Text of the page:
"Thus play I in one person many people" -- or at least two: man the rational and man the beast. It was because Socrates the beast was mastered by Socrates the rational that Socrates' companions loved him so (and why Antisthenes said (Diog. L. vi, 11) that virtue requires only the self-control -- i.e. the self-watchfulness -- of a Socrates).

If man does not keep watch over himself, forestalling the irrational inclinations to wrong-doing, he will impulsively do what is evil, even if he rationally knows what is good. Socrates was always aware of his state of mind, never allowing himself to drift off into unconsciousness of the present and the eternal, never acting before reflection, and never quitting reflection before he had thought things all the way through, arriving at conclusions that he could explain and defend in Socratic dialectic (questioning and cross-questioning to uncover unclarity or contradiction and therefore the truth).

Nonetheless, if ethics is rational, as Socratic ethics is thoroughgoingly rational, -- then although the irrational is a stumbling block to man's living the life that is the good for man (which is the rationally-guided life, reason being the specific excellence unique and proper to man) -- the description of the irrational aspect of man (the beast) is not part of ethics. Because what could be done with such a description -- would it help man to amend his life? (Ethics is practical, but not in Aristotle's arid way, his method of scientific description.) Is the irrational discussed in Xenophon's Apology and Memories of Socrates? Towards what end would it be?

Vice is presumptuous ignorance

For a false wisdom first,
Being indeed a madness of the mind,
Tempts with a thought accursed,
And then enures to wrong the wretch of human kind.  (Aeschylus, Agamemnon, tr. Cookson, c. lines 221-223)

The claim to wisdom may have an explicit source, namely beliefs (whether empirical, metaphysical or religious) about reality, such as whether a god would demand the sacrifice of a child's life (Iphigenia in Aulis). And in that case evidence and reason may -- if we are open to Socratically examining our beliefs -- be able to overthrow a "false wisdom", namely our thinking we are wise when we are not, namely our thinking we know what the good is when we do not.

But very often the source of our claim to wisdom is not known to us, and this shows us that we do not "know ourselves" in two ways, for (1) we say that we know one thing but live as if what we knew were something else, and (2) we are unwilling to examine this contradiction, showing that we disbelieve that reason is the excellence proper to man (despite our saying that we believe it is). There is an impulse in the rational animal to willfulness ("doing whatever I feel like doing"), which like all human arrogance tends to lead to a bad end, making anything that masters that impulse repugnant to man -- as if the good were something to be feared rather than sought out.

Is it wise or foolish to seek the good, and which is philosophy -- love of wisdom or love of foolishness, love of rational self-control or love of irrational impulse? "We say we know one thing to be true, while believing its contrary is true." That belief is a "false wisdom".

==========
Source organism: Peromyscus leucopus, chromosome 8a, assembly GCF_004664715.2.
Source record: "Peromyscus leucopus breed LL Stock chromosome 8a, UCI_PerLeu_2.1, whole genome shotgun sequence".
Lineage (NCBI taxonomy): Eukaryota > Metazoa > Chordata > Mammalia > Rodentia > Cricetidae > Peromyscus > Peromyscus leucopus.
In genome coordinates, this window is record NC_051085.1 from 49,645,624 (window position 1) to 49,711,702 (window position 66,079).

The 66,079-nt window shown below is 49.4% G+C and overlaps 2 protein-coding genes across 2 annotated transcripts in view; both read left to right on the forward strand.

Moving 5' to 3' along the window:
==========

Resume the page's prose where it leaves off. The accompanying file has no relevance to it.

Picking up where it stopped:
Thoroughgoing virtue is dependent both on the rational soul overcoming the irrational soul -- and the rational soul sorting itself out, changing its views from belief to knowledge, so that "I know" means "I know" rather than "I really know something else".

Noble instincts

As well as base instincts such as vanity and greed, there are also of course noble instincts such as modesty and compassion. But instincts as such are simply facts of nature -- whereas which of these instincts is evil, which good, is judged by rational reflection (ethics): What is the relation between natural values and human ethics?

Query: virtue is knowledge of the good and the beautiful.

Yes, but the Greek word 'kalos' doesn't exactly = the English word 'beautiful', because kalos is a much broader concept: 'handsome' is only one of its meanings.

"Is a dung basket beautiful then?" Aristippus asked.

"Of course, and a golden shield is ugly, if the one is well made [done well] for its special work [the work proper to its function] and the other badly," Socrates replied.

In Memorabilia iii, 8, 4-7 (tr. Marchant), a thing is 'beautiful' if it is 'ideal in the way that is proper' to that thing. A shield may be handsome ("beautiful") to look at, but if it does not protect its bearer from injury, then it is not beautiful (in the Greek sense of 'kalos' = 'beautiful'), because the shield has a function that is proper to it, and it does not accomplish that function: it is not excellent in the way that is proper to it: it under-reaches a shield.

If moral virtue is the excellence proper to man (and reason the means to that end), as the philosophers say, then a man or woman may be pleasing to look at, but if they are not morally virtuous, they are not beautiful. The saying "Beautiful is as beautiful does" thus uses the word 'beautiful' equivocally, in the Greek way.

"Virtue is happiness"

Trouble is that whenever in philosophy we talk about happiness, we have to distinguish what philosophy means by the word 'happiness' -- namely, according to the Greeks, 'life in accord with the excellence that is proper to man' (which is, according to Socrates: rational moral virtue, whence "wisdom is the only good, ignorance the only evil" (Euthydemus 281e, tr. Jowett)) -- and 'happiness' = 'experiencing a sense of well-being, anywhere from contentment to bliss'. Only the Stoics would say those two necessarily coincide, that moral virtue is knowledge of good and evil = moral virtue is happiness (in both senses of the word 'happiness').